Cheap Freedom or True Freedom?

photo by Eder Perez

photo by Eder Perez

By: Abbie Kilgore

When I was younger, I remember accidentally knocking down a clock that hung by the stairs of my friend’s house. The fall created a huge commotion and I was the only one to blame because, simply, I was the reason the clock laid on the floor in pieces. I tried to wiggle my way out of the fault, but there was nowhere to hide. I so badly wanted to wipe my hands clean of the mistake, but I couldn’t. We don’t enjoy taking responsibility for our mistakes. It is heavy and uncomfortable to admit to fault.  But when we don’t take responsibility for our actions, how do we learn from our mistakes? 

In 2013, an intoxicated, 16-year-old, Ethan Couch got behind the wheel of his pick-up. His blood alcohol level was at .24 - three times the legal limit in Texas where Couch is from. Speeding thirty miles over the speed limit, Couch plowed into four people on the side of the road who were stopped to fix a flat tire. These four people did not survive. Facing four counts of involuntary manslaughter, Couch’s defense attorney came up with a crafty escape: affluenza. Simply put, this argued that Couch never faced the consequences for his actions before, and that led to his recklessness, which ultimately led to the death of four people.  Couch was sentenced to probation and rehab – a significantly reduced sentence.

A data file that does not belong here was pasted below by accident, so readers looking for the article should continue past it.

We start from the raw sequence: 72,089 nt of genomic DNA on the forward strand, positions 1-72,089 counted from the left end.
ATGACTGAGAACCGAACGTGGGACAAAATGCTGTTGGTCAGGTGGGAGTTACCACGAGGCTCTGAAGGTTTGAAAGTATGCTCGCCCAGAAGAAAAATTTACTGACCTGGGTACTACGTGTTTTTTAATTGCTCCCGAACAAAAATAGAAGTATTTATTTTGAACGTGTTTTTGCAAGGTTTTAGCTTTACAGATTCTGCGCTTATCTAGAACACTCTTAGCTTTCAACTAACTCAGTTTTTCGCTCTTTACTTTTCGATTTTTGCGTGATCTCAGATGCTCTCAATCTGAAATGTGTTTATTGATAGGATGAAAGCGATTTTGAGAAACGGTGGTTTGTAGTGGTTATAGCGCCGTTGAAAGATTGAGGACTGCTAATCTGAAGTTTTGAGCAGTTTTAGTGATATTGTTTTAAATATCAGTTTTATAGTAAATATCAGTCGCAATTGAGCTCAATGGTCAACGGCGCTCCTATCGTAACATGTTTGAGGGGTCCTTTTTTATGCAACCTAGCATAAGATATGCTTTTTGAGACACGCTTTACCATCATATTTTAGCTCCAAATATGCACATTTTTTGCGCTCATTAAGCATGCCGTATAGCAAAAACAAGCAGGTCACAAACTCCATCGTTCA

In a CNN report, Eric Boyles (who lost his wife and daughter in this accident) stated that he simply wanted an apology from Couch. He only wanted to hear, “I’m sorry.” But Couch said nothing. 

This past December, Couch and his mother, Tonya Couch, fled to Puerto Vallarta, Mexico after a video surfaced showing Ethan violating his probation at a party where alcohol was served. This has rekindled all of the outrage from the lack of punishment Couch faced. When we are never faced with the consequences for our actions, our character goes sadly underdeveloped. Those mistakes are spoiled on cheap freedom. But when we are faced with our shortcomings, and choose not to turn a blind eye to them, we can learn from them. 

Couch and his mother now face heavier criminal charges than ever. When you attempt to escape from responsibilities, you create a cheap, false freedom for yourself. This contaminated version of the true freedom we seek lures us in with promises of ease and instant gratification. Escaping to Mexico was an attempt to grab the cheap freedom available to the Couch’s. But true freedom is found in the slow process of facing guilt, finding redemption, and problem solving. True freedom comes from taking responsibility for our actions, not an avoidance of that responsibility. Cheap freedom only wastes. True freedom brings wisdom. Cheap freedom cheats. True freedom brings growth. Cheap freedom doesn’t last. True freedom does.